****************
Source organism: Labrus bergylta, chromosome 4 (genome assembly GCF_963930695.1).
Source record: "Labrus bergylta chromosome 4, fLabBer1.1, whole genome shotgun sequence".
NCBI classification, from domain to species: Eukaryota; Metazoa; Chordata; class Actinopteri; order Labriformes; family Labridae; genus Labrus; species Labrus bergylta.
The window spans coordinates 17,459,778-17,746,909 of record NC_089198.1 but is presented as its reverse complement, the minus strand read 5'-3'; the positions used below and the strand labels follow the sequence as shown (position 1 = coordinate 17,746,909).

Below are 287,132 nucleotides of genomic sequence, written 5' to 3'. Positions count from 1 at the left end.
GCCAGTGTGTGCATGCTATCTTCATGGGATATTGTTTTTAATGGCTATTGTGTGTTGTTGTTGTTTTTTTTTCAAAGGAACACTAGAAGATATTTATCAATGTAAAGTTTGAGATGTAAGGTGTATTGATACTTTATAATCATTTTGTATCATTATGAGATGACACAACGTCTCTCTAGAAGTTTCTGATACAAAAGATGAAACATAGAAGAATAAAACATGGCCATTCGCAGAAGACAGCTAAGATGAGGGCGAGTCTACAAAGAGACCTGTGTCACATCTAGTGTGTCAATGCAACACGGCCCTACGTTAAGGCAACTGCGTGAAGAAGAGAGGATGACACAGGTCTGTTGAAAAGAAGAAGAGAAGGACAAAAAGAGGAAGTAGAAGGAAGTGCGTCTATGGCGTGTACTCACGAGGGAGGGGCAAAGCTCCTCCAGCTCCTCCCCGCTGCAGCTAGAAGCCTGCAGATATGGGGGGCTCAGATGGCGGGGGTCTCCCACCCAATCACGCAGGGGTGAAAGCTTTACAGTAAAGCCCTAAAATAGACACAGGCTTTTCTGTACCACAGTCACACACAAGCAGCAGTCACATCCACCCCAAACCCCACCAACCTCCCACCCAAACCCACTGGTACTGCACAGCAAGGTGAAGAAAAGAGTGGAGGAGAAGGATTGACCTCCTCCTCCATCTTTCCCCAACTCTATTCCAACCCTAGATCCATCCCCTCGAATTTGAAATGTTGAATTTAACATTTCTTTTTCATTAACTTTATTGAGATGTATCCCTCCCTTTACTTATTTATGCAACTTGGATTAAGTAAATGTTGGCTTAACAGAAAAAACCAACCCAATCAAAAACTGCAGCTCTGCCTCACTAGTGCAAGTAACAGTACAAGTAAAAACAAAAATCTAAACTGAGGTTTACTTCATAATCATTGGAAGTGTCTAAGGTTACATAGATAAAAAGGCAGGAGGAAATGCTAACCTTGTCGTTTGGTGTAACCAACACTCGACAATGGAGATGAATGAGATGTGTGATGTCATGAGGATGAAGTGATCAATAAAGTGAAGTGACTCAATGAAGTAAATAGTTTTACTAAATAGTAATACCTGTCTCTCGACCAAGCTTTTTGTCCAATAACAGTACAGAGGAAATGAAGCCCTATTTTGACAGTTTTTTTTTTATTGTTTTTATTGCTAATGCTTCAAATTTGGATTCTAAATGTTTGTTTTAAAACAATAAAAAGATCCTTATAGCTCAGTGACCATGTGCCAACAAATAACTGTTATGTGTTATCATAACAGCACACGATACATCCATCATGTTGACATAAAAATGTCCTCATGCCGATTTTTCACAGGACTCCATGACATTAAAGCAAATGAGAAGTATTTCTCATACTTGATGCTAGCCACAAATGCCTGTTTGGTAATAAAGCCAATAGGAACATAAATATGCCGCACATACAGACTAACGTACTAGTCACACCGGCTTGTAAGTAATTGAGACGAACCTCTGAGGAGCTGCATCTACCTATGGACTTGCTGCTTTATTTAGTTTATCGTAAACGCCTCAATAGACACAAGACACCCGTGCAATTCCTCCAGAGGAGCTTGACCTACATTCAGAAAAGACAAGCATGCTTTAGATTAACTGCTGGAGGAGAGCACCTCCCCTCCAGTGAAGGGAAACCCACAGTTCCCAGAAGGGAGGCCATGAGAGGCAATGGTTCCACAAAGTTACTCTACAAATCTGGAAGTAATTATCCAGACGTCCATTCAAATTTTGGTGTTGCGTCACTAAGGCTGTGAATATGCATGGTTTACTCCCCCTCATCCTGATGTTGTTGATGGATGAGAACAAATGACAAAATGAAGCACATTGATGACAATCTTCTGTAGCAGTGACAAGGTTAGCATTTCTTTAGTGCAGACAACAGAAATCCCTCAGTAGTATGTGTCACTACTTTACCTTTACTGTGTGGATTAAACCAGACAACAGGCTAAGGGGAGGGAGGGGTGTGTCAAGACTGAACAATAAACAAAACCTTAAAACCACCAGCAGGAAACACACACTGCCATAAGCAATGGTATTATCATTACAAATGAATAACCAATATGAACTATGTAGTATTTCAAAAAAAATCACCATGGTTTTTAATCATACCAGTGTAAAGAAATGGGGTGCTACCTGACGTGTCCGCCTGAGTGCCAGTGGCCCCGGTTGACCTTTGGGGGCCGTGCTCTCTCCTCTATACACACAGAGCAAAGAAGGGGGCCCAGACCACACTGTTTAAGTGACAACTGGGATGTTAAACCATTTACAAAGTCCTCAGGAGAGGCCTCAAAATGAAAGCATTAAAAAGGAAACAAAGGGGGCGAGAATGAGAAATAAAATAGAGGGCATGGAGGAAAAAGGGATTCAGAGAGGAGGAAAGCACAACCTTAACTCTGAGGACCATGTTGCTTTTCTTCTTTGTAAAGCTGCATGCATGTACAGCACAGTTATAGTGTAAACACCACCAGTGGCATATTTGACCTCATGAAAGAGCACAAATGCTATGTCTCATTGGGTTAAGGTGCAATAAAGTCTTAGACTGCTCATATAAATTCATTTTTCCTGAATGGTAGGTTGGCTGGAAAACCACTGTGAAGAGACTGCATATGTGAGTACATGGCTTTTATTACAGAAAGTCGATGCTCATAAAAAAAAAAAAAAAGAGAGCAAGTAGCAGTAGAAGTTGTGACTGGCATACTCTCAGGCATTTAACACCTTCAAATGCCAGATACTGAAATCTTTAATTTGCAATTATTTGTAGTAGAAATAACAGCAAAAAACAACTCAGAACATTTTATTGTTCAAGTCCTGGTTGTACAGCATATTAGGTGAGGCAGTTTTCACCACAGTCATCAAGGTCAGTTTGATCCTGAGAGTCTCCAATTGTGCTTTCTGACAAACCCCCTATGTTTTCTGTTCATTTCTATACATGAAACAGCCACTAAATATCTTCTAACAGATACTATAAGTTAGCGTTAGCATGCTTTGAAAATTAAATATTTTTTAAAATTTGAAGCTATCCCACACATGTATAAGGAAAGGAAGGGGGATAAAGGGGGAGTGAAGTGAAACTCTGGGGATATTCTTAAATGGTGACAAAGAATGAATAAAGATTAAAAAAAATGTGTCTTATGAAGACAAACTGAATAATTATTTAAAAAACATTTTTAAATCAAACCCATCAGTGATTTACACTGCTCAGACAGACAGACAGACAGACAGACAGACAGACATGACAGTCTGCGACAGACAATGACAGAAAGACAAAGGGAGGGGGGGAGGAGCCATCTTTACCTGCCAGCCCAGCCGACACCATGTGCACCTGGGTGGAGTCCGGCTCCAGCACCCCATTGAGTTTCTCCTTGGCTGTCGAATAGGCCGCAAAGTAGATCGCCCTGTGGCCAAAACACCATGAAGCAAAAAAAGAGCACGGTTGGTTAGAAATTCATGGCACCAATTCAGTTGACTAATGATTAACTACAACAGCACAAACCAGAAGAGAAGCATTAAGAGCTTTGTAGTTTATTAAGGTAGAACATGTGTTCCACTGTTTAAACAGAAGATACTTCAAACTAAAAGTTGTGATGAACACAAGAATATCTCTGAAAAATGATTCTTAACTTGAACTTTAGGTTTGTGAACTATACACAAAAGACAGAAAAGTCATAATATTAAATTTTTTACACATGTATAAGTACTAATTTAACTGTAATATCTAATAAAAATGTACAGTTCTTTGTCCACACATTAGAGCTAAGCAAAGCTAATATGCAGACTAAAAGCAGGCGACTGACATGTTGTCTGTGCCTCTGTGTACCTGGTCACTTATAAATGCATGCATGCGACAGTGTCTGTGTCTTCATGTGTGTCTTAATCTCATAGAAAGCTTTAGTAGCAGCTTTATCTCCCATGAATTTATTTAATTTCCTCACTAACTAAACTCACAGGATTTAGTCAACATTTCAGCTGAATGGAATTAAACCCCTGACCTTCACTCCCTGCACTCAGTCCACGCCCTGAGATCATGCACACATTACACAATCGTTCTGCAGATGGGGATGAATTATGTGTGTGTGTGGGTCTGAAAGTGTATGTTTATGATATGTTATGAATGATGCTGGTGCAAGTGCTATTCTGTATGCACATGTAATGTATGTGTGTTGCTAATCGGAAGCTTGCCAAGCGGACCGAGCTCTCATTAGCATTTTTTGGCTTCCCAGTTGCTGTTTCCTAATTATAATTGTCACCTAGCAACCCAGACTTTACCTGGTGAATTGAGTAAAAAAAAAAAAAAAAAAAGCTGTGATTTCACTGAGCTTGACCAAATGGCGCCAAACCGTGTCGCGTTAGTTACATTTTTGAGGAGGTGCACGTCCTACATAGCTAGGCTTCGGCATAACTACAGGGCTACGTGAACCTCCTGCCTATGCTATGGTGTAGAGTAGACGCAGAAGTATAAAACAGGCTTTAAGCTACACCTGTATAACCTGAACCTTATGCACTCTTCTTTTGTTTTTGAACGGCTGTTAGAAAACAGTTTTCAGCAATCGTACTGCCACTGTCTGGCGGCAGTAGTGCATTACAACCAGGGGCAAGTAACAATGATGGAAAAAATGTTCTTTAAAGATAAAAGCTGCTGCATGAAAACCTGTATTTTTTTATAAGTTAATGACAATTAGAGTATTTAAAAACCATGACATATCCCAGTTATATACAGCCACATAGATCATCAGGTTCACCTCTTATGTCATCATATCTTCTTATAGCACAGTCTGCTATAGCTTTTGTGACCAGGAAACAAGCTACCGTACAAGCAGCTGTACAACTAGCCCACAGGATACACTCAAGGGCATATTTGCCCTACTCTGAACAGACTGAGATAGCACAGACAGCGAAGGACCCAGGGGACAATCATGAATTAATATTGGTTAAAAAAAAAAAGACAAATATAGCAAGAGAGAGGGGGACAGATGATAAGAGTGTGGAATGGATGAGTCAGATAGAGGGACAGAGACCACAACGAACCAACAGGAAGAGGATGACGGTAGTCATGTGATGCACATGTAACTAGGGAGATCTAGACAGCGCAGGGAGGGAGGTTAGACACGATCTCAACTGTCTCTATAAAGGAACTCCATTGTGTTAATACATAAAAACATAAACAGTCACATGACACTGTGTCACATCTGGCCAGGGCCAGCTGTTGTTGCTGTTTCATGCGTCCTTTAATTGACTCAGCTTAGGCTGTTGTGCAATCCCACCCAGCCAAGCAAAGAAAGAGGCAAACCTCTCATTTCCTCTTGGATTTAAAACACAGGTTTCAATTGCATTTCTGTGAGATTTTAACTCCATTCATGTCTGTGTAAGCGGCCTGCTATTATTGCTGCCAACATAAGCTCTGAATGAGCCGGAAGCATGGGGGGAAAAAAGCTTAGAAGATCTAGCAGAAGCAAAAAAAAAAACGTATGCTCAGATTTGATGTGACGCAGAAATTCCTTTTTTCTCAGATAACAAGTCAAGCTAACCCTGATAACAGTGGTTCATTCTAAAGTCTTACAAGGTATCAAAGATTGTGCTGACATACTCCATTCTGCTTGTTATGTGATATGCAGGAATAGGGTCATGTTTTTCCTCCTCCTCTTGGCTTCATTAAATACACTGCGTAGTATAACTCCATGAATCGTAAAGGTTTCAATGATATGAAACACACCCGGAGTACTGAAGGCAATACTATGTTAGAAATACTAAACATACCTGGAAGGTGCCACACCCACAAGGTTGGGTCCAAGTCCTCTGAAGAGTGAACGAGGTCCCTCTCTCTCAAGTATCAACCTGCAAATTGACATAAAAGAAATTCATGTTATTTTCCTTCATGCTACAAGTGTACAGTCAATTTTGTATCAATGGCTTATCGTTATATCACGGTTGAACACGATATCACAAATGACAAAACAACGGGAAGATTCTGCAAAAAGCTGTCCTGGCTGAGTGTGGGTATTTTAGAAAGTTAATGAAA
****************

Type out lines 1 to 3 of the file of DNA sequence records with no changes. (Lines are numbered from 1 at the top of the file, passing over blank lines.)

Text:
Source organism: Labrus bergylta, chromosome 4 (genome assembly GCF_963930695.1).
Source record: "Labrus bergylta chromosome 4, fLabBer1.1, whole genome shotgun sequence".
NCBI classification, from domain to species: Eukaryota; Metazoa; Chordata; class Actinopteri; order Labriformes; family Labridae; genus Labrus; species Labrus bergylta.